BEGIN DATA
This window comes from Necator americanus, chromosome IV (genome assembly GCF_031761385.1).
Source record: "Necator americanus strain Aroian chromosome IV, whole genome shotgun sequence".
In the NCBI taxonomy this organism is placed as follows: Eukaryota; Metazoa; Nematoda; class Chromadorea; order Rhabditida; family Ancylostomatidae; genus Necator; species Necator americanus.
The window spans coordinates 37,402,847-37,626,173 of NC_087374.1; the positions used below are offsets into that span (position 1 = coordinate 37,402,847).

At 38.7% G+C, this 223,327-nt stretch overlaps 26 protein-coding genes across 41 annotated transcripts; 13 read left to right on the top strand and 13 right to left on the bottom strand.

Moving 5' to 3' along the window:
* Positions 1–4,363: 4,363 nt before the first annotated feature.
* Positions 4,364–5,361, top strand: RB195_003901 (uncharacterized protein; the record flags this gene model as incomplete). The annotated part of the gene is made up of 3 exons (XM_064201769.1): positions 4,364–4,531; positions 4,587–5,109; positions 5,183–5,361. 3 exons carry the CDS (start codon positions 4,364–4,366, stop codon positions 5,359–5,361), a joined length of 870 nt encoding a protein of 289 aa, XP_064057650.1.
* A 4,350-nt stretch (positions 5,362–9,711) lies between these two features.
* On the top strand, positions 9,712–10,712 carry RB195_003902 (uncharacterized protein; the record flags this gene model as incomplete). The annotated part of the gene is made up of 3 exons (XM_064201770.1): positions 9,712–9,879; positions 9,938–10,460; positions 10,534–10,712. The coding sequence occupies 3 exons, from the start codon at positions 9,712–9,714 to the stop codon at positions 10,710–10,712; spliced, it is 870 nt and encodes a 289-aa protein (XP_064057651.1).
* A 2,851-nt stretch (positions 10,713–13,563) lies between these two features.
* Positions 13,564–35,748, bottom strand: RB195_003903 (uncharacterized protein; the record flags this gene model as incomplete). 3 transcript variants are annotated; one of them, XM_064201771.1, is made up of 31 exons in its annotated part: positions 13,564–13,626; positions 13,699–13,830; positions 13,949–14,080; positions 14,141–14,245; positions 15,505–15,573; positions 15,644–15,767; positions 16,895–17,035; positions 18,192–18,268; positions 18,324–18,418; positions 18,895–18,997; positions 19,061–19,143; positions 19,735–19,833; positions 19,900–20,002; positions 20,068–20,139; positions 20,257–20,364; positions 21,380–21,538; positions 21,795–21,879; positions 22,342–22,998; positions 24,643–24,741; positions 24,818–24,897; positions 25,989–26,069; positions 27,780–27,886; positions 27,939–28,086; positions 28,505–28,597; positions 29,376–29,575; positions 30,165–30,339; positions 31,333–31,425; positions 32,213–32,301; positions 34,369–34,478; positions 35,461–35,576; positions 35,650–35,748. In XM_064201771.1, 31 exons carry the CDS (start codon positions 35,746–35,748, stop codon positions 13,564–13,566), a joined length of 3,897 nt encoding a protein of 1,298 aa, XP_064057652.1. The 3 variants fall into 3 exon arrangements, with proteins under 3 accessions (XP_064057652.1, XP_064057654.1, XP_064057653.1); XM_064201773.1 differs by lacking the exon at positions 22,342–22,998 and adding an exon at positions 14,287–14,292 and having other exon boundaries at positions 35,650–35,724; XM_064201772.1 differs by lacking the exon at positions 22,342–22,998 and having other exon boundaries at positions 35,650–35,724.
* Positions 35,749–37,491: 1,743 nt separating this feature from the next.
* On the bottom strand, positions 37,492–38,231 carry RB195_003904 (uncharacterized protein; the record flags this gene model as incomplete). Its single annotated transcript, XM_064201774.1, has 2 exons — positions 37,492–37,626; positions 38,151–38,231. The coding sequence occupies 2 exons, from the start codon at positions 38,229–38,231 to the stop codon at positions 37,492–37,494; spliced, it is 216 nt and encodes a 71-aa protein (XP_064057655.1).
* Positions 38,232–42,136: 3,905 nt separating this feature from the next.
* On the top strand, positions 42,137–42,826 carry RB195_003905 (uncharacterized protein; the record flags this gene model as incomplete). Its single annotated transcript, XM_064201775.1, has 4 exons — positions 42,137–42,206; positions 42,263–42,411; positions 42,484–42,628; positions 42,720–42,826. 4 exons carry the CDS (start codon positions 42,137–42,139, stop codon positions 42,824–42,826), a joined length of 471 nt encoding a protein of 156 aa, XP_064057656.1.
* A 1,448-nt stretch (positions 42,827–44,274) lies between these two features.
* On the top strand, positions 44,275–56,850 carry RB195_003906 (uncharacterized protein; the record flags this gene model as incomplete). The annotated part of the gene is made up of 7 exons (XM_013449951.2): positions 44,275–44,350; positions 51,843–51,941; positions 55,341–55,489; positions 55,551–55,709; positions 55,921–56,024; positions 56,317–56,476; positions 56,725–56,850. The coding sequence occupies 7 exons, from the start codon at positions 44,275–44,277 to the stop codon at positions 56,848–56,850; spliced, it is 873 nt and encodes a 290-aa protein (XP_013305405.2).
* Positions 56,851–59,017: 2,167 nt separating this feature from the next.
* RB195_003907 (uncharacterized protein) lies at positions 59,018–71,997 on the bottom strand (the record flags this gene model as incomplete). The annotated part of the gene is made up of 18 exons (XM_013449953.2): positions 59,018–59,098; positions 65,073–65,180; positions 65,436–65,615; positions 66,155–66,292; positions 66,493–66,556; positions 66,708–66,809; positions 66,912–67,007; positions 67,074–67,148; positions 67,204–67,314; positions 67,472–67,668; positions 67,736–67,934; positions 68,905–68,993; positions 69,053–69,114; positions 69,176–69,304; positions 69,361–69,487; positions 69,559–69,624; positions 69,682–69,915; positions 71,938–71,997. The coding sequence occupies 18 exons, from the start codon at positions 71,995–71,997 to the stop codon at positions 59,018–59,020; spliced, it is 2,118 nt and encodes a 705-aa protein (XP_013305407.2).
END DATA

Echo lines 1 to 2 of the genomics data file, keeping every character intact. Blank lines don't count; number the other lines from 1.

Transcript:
This window comes from Necator americanus, chromosome IV (genome assembly GCF_031761385.1).
Source record: "Necator americanus strain Aroian chromosome IV, whole genome shotgun sequence".